Friday, November 6, 2009

Getting my fix

Jennifer's post inspired me, and made me realize that we haven't talked about books in awhile. I had an experience almost identical to Jen's at the library last week. As I've said before, libraries are like crack for me, and after a particularly trying week at work, I needed a hit. (Do you call it a "hit" when you're talking about crack?  I'm so not street.) So despite the pile of probably 10 books on my nightstand, and that other pile of 8 books on the bookcase, and then those two bags of books from my mother in law that I haven't get the point...I went to the library to rest my stressed out head.

At one point I was carrying around 6 large hardcover books, which eventually led to a rather loud debacle in a very quiet library. So I took my red face and found a cozy chair in a corner to read the first few pages of each, imposing a 4 book limit on myself.  I narrowed it down to the following:

First up, Water for Elephants by Sara Gruen. I had heard a lot of hype about this book, and typically I'm not a big fan of hype.  Hype makes me skeptical. Call me a cynic if you will, but I've always subscribed to the theory that I'd rather have low expectations and be pleasantly surprised, than have high expectations and be bitterly disappointed. But that applies more to life than books. Moving on...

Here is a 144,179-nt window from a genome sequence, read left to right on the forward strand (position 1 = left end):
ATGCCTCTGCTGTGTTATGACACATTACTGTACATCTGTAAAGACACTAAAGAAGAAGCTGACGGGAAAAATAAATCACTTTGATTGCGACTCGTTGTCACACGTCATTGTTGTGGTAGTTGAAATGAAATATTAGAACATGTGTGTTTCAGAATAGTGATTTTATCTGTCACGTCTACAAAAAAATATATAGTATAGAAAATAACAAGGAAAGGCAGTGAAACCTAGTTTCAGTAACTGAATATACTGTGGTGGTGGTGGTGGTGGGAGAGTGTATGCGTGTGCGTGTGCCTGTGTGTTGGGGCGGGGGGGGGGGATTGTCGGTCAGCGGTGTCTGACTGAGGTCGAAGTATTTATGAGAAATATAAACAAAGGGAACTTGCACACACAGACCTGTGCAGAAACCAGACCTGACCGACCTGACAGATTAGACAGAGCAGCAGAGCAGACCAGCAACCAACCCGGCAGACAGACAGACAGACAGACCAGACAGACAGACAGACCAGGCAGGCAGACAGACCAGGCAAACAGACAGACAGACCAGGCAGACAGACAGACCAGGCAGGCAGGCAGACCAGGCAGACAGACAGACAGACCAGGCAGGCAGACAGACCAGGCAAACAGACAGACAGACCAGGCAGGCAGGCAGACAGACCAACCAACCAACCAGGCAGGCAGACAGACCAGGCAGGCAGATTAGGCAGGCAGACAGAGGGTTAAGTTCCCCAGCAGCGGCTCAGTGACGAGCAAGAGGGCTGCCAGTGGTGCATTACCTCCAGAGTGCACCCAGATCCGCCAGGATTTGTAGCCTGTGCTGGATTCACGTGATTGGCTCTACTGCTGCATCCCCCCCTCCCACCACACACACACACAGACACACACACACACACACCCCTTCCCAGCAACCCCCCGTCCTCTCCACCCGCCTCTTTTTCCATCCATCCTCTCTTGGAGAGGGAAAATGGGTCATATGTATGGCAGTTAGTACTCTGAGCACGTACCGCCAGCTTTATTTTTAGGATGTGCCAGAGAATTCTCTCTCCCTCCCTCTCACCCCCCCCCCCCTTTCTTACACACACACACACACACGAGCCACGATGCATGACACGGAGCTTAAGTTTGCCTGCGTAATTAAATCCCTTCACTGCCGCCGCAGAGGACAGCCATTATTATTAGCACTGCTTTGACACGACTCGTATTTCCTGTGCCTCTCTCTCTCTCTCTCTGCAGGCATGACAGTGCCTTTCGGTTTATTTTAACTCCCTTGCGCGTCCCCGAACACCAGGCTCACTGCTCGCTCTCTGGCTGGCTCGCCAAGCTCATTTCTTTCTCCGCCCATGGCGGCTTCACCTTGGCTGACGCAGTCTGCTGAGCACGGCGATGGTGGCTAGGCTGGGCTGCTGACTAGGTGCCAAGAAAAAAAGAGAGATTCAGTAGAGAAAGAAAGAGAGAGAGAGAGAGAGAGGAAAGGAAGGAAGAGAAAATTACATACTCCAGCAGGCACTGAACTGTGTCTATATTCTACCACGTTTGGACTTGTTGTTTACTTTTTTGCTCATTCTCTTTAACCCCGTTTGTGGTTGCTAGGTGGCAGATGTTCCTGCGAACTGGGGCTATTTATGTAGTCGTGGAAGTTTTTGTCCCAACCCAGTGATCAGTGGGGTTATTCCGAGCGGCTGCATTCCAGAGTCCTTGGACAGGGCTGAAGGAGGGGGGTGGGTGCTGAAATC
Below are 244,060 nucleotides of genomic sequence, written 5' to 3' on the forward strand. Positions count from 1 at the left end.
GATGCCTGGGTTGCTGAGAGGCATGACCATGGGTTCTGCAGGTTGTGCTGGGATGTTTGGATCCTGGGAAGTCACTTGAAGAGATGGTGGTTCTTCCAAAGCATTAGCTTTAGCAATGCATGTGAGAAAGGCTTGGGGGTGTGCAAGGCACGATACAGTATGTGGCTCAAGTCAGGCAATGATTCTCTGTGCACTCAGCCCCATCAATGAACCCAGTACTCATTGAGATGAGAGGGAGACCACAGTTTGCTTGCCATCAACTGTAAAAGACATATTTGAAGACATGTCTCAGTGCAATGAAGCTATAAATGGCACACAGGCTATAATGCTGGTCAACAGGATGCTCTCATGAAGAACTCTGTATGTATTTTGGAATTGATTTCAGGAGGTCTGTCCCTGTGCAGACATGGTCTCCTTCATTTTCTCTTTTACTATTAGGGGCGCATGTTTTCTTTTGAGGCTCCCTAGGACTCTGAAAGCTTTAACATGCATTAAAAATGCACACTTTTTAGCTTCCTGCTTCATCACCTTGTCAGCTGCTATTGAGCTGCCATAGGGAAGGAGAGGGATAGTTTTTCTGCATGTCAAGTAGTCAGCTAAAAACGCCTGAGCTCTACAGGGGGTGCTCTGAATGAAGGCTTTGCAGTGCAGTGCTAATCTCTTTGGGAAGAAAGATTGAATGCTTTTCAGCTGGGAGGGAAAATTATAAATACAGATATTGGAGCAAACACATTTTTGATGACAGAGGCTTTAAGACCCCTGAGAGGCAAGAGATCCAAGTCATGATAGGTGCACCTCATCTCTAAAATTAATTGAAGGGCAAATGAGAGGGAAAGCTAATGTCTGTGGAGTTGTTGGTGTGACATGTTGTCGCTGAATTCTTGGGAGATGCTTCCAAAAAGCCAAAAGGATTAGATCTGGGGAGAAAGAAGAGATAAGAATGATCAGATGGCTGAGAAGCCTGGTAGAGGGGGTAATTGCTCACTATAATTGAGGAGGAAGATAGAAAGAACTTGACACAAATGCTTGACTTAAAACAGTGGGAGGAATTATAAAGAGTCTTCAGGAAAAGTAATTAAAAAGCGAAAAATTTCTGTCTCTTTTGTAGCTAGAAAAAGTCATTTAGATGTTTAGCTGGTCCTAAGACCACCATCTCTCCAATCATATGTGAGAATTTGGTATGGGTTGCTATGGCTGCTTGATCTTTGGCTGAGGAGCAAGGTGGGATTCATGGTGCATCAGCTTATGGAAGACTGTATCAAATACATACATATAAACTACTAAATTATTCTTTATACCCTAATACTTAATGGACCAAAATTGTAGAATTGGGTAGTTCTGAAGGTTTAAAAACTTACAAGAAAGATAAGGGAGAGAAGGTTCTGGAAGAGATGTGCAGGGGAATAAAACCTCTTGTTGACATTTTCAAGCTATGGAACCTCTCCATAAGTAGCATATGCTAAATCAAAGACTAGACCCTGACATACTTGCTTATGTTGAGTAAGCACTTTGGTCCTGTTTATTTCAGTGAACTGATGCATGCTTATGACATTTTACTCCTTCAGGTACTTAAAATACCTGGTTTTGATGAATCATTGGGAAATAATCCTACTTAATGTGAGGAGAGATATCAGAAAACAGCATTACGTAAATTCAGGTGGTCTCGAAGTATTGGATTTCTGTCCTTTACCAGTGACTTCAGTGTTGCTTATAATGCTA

Water for Elephants did not disappoint. It is told from the point of view of Jacob Jankowski, an old man in a nursing home looking back on his life. The book had a sad sweetness to it, and the storytelling by Ms. Gruen was enchanting. She brought you right into the narrator's world and you just didn't want to leave.  Once I started I hated to put it down. Sometimes I dread the ending of a book that I'm really enjoying, because tidy endings annoy me, and open ended ones usually bother me. (I'm serious about this reading business) But I think this ending leaves you exactly where you want to be after hearing Jacob's story, and not in the most expected way. I decided I liked the story even more a few days after reading it, because it's one that doesn't quite leave you, and I think that's the best kind.

So that's a tough act to follow for the remaining three books. I think Lost & Found is up next, though the mix of tragedy and the comforting presence of a dog is a subject that will probably have me all emotional and weepy. For my husband's sake, I hope it's as quick a read as the last!


  1. You'll have to follow up with a review of the two books in the middle. I've never heard of them, so I'm anxious to hear if you like them. I've been eyeing that Weiner book every time I go to the book store. I have loved her writing so far.

  2. Okay Mary, if you are going to read a book about a man in a nursing home there usually is only one ending, this is coming from someone who owned a nuring home for three years. but the outcome isn't all bad, if you know where you are headed.